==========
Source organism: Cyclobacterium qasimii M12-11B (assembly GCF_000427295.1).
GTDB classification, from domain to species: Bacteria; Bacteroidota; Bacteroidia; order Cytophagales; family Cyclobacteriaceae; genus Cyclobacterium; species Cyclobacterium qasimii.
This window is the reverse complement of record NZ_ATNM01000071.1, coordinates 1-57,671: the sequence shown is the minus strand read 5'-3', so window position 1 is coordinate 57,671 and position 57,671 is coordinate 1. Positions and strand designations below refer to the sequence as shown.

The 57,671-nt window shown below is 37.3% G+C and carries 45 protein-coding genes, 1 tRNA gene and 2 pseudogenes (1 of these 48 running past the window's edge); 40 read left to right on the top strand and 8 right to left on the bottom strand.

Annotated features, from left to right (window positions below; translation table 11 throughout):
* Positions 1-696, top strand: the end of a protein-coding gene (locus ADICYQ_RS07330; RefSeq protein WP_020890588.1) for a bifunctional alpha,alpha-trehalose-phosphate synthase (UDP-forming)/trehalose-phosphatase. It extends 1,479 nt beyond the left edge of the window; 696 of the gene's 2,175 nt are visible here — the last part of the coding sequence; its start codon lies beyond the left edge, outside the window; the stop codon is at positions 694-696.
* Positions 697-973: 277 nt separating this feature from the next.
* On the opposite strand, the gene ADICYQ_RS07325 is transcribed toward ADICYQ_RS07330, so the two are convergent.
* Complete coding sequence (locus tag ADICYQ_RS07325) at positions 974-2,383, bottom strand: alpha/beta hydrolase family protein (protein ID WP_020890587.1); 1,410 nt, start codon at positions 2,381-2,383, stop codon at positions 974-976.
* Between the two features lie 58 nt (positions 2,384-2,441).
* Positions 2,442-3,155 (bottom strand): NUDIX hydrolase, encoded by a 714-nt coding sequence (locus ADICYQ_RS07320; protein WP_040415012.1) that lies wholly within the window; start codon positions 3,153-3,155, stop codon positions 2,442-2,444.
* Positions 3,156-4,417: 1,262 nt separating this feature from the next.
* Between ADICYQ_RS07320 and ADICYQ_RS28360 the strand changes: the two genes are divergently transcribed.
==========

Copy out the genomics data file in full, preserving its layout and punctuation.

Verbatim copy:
Source organism: Cyclobacterium qasimii M12-11B (assembly GCF_000427295.1).
GTDB classification, from domain to species: Bacteria; Bacteroidota; Bacteroidia; order Cytophagales; family Cyclobacteriaceae; genus Cyclobacterium; species Cyclobacterium qasimii.
This window is the reverse complement of record NZ_ATNM01000071.1, coordinates 1-57,671: the sequence shown is the minus strand read 5'-3', so window position 1 is coordinate 57,671 and position 57,671 is coordinate 1. Positions and strand designations below refer to the sequence as shown.

The 57,671-nt window shown below is 37.3% G+C and carries 45 protein-coding genes, 1 tRNA gene and 2 pseudogenes (1 of these 48 running past the window's edge); 40 read left to right on the top strand and 8 right to left on the bottom strand.

Annotated features, from left to right (window positions below; translation table 11 throughout):
* Positions 1-696, top strand: the end of a protein-coding gene (locus ADICYQ_RS07330; RefSeq protein WP_020890588.1) for a bifunctional alpha,alpha-trehalose-phosphate synthase (UDP-forming)/trehalose-phosphatase. It extends 1,479 nt beyond the left edge of the window; 696 of the gene's 2,175 nt are visible here — the last part of the coding sequence; its start codon lies beyond the left edge, outside the window; the stop codon is at positions 694-696.
* Positions 697-973: 277 nt separating this feature from the next.
* On the opposite strand, the gene ADICYQ_RS07325 is transcribed toward ADICYQ_RS07330, so the two are convergent.
* Complete coding sequence (locus tag ADICYQ_RS07325) at positions 974-2,383, bottom strand: alpha/beta hydrolase family protein (protein ID WP_020890587.1); 1,410 nt, start codon at positions 2,381-2,383, stop codon at positions 974-976.
* Between the two features lie 58 nt (positions 2,384-2,441).
* Positions 2,442-3,155 (bottom strand): NUDIX hydrolase, encoded by a 714-nt coding sequence (locus ADICYQ_RS07320; protein WP_040415012.1) that lies wholly within the window; start codon positions 3,153-3,155, stop codon positions 2,442-2,444.
* Positions 3,156-4,417: 1,262 nt separating this feature from the next.
* Between ADICYQ_RS07320 and ADICYQ_RS28360 the strand changes: the two genes are divergently transcribed.